The worst of the dangerous, deadly winter flood is over in the St. Louis area, leaving residents of several water-logged communities to spend the first day of 2016 assessing damage, cleaning up and figuring out how to bounce back – or in some cases, where to live.
Further south, things were getting worse: Record and near-record crest predictions of the Mississippi River and levee breaks threatening homes in rural southern Missouri and Illinois. Two more levees succumbed Friday, bringing to at least 11 the number of levee failures.
The flood, fueled by more than 10 inches of rain over a three-day period that began last weekend, is blamed for 22 deaths. Searchers were still looking for five missing people – two teenagers in Illinois, two men in Missouri and a country music singer in Oklahoma.
On Friday, water from the Mississippi, Meremec and Missouri rivers was largely receding in the St. Louis area.
Two major highways – Interstate 44 and Interstate 55 – reopened south of St. Louis, meaning that commuters who return to work next week won’t have hours-long detours. Some evacuees were allowed to return home.
But in the far southwestern tip of Illinois, the 500 or so people living behind the Len Small levee, which protects the hamlets of Olive Branch, Hodges Park, Unity and rural homes, were urged to move to higher ground after the Mississippi began pouring over the levee.
Alexander County Board Chairman Chalen Tatum said sandbagging efforts were cut off because it was simply too dangerous for the volunteers. Far more water is to come before the Sunday crest.
‘It’s going to get ugly,’ he said.
In St. Mary, a town of about 360 residents 50 miles south of St. Louis, neighbors and volunteers placed sandbags around homes after a small agricultural levee broke. The Mississippi River was expected to crest there Saturday at about 3½ feet below the 1993 record.
The main culprit in the St. Louis region was the relatively small Mississippi tributary, the Meramec River. It had bombarded communities in the far southwestern reaches of the St. Louis suburbs during the week. By Friday, it was relenting, but not before some points topped the 1993 record by 4 feet.
Two waste water treatment plants were so damaged by the floodwaters that raw sewage spewed into the river. A water plant closed at High Ridge.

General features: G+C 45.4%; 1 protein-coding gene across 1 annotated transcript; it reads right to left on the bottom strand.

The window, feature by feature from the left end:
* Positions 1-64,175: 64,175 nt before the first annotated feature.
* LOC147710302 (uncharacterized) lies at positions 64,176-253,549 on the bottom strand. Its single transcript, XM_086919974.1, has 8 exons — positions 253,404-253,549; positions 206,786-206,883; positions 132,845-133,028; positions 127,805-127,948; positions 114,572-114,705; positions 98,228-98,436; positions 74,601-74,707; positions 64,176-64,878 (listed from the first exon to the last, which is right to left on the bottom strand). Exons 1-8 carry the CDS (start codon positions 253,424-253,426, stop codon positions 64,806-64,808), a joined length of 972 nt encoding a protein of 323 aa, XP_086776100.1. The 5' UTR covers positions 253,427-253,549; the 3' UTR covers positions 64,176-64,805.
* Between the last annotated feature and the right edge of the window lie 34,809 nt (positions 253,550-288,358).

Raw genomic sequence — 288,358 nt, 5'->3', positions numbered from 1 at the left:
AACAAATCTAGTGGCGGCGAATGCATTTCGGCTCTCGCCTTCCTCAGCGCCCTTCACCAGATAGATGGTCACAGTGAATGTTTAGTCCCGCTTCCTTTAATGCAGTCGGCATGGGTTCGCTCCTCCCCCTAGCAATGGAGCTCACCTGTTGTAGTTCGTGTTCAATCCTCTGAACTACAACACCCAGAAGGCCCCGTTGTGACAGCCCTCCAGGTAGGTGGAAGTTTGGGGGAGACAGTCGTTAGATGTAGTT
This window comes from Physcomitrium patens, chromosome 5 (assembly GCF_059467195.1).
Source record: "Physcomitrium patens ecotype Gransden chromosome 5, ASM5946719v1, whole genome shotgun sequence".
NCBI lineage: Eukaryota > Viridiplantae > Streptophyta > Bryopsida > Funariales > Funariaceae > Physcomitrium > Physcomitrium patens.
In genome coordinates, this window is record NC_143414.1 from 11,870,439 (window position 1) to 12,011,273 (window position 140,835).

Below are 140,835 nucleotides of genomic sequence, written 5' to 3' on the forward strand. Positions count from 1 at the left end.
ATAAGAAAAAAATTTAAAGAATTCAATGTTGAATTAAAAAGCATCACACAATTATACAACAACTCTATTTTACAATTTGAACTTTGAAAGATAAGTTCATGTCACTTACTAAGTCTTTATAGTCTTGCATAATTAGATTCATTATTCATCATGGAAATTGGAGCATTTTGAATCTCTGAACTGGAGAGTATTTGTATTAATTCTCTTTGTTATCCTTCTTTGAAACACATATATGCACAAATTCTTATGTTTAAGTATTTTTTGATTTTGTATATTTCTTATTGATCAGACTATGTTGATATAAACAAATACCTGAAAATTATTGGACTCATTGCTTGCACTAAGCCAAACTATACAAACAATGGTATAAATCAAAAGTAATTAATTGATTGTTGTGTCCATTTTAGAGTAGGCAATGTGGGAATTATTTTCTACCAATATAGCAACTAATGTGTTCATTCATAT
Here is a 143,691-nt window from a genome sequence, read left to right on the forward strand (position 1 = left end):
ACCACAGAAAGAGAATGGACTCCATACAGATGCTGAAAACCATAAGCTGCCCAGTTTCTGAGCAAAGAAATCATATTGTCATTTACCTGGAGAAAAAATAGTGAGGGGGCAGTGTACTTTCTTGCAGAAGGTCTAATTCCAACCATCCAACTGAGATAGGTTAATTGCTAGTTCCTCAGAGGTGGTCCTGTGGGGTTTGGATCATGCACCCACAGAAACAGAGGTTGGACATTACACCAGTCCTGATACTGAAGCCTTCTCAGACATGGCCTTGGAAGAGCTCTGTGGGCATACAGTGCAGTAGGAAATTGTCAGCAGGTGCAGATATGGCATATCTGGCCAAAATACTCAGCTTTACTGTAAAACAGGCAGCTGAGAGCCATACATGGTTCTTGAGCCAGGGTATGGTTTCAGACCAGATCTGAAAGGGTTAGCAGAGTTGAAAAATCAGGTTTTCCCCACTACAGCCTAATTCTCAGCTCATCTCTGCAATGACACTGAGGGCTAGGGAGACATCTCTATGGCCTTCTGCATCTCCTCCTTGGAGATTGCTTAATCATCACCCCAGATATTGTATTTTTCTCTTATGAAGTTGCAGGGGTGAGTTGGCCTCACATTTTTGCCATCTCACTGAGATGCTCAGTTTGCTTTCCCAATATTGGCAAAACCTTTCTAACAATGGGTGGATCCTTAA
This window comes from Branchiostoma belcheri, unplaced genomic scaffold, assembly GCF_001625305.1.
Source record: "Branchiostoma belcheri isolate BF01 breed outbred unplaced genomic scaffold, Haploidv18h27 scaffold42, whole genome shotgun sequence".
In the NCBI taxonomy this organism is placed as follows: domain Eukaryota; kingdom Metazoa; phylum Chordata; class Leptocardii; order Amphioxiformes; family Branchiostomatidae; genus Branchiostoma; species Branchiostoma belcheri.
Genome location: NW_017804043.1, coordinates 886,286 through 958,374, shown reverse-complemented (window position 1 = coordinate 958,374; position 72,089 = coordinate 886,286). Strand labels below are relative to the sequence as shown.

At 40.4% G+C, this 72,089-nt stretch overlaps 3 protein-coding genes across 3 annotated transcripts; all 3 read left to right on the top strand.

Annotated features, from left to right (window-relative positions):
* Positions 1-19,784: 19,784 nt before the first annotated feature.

Hundreds of people were evacuated in Pacific, Eureka, Valley Park and Arnold, and many of their homes took in water.
Among the victims were Damon Thorne, 44, and his 60-year-old mother, Linda, who live together in an Arnold mobile home park that had washed away after a small private levee proved no match for the surging Meramec. For now, the Thornes are staying in a Red Cross shelter at a Baptist church.
‘We’re just basically homeless,’ Damon Thorne said, ‘We have nowhere to go.
Read more: Daily Mail
- NO LOVE FOR TRUMP: Glenn Beck Calls Trump’s Wife a Lesbian Porn Star in Facebook Rant
- WATCH: Sarah Palin Says She’s Never Been Sexually Harassed Because Everyone Knows She Has a…
- ‘YOU SHOULD HAVE STAYED IN AFRICA’: Group of Black People Taunt BIKINI-CLAD Woman, She Instantly Loses Her Sh*t [VIDEO]
- Kathy Griffin Attacks Trump Again in Bizarre Video [WATCH]
- The Best Scopes for Your Hunting Rifle
- Child Sex Slave Escapes Captor, But Now She is the One in Jail
- WATCH: Off-Duty Police Officer Caught in Gun Fight While Holding His Young Child
- 2yr-Old Beats Stage 4 Cancer with Breakthrough Treatment
- CNN Commentator: When it Comes to Criticizing NFL Players “White People Don’t Get to…”
- Bug out Guns: 7 Best Firearms for your Bug out Arsenal
- Watch: When Americans ‘Steal’ Illegal Immigrants’ Job
- ALERT: Mugabe ‘Resigns’ From Office
- Revealed: George Soros has Been Winning Small Political Victories That Can Jeopardize America
- Senator Al Fraken Caught Sexually Harassing a Model
- Photo Gallery
- Prostitute Shoots Man in the Head Because He Didn’t Know How to…
- Exposed: Maxine Waters Lives in Highly Segregated Wealthy Community, No Where Near Her Represented District
- Major Economic Liberty Case Lands at Supreme Court